-- meeting 22 oct
Leah, John, and I discussed the flow of (1) the more historical research I've done analyzing the tools and methods designers have utilized in exploring the connection between people and their environments--in defining place-- and (2) the more projective research/design that will follow, using these tools to come up with my own way of describing contemporary connections to place and testing strategies on case studies--testing Las Vegas.
Specifically, we suspect that while these historical examples operate in a sort of Utopian fashion, dependent upon an overall equilibrium, a more true analysis and projection of contemporary interactions would be much more dependent on deformation, though I may still be proposing a new version of Utopia.
Las Vegas. We looked at City Center, the largest of all the city's planned developments. For the first time, "starchitecture" is in demand, and they are selling an ambiance very different from the old themes of the Strip. In fact, Las Vegas has been catering almost exclusively to high-end luxury themes for years now, getting away from the late-90s "family friendly" marketing of Vegas to the yuppie-enticing slogan "What happens in Vegas, stays in Vegas..."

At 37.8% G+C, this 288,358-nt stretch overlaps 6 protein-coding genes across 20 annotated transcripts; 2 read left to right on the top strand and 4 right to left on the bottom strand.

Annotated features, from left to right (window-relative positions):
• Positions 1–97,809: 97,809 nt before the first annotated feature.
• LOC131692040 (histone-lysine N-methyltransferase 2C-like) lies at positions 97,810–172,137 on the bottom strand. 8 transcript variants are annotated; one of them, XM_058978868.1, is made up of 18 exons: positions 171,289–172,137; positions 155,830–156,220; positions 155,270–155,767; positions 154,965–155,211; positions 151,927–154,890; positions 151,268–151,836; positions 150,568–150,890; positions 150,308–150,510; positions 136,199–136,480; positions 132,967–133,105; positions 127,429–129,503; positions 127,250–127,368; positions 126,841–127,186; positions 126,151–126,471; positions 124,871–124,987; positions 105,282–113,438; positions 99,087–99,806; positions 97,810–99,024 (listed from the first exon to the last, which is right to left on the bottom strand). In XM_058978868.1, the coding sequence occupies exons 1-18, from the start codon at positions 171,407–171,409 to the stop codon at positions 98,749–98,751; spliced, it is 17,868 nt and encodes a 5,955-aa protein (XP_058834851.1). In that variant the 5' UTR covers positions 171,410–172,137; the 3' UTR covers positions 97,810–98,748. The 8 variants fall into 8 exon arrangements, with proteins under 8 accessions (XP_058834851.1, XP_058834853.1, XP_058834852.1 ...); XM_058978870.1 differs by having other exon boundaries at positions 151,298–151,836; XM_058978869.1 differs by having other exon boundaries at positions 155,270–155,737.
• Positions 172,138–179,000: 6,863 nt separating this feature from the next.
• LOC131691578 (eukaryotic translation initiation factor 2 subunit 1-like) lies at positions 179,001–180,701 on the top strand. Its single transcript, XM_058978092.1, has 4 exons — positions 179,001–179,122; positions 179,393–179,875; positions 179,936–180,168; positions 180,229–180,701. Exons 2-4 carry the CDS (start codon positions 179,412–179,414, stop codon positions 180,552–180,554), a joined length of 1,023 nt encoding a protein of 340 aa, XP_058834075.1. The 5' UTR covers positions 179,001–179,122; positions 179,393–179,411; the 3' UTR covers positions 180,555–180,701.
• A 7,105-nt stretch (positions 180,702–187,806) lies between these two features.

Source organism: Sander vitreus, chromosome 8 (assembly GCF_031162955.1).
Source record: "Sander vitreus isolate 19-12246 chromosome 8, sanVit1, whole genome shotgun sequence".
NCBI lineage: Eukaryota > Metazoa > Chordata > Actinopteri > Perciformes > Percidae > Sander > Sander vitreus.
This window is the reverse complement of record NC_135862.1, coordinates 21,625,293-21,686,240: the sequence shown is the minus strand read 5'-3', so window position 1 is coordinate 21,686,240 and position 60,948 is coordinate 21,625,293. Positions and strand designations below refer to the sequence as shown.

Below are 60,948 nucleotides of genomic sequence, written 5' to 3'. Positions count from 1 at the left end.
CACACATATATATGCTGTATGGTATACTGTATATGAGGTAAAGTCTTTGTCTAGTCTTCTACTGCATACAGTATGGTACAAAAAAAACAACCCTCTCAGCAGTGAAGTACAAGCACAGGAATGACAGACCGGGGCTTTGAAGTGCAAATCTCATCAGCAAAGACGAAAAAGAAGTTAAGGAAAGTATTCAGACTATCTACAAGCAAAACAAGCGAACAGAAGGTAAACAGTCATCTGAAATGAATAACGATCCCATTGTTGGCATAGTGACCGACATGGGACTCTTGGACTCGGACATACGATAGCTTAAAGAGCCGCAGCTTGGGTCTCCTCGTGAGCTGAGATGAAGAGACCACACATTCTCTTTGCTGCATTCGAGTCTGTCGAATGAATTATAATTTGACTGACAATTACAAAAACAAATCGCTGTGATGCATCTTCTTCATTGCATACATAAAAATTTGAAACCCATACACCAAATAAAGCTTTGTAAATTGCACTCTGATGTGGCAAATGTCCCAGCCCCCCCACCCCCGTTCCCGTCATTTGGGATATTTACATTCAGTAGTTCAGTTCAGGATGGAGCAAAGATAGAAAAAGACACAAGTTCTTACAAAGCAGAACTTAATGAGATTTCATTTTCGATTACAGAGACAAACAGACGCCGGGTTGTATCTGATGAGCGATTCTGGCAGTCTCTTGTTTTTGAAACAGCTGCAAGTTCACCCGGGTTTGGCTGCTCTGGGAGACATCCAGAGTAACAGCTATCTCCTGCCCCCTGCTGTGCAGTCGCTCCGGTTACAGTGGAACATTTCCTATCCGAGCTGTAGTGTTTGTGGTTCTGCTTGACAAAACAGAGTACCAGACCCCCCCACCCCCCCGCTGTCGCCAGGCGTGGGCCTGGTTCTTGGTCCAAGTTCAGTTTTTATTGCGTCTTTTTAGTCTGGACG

The problem now is definitely to push beyond an understanding of phenomenological aspects to address the psychological dimension in architecture. Las Vegas, it seems, somehow fits psychological coercion in between the sign and signifier. In cases where this psychological aspect is merged, the subject may be a more anonymous individual inattentive to her homogenized environment. However, in Las Vegas the separation of these relationships creates a buzzing awareness of the individual's role in the scene. John suggested that this is where we can bring in structural Marxism...
--Books to read:
Decerteau. The Practice of Everyday Life.
Visualizing the City. ed. Marcus and Neumann.
--Also, maps to scan from Pusey map library.
posted on 10/22/2008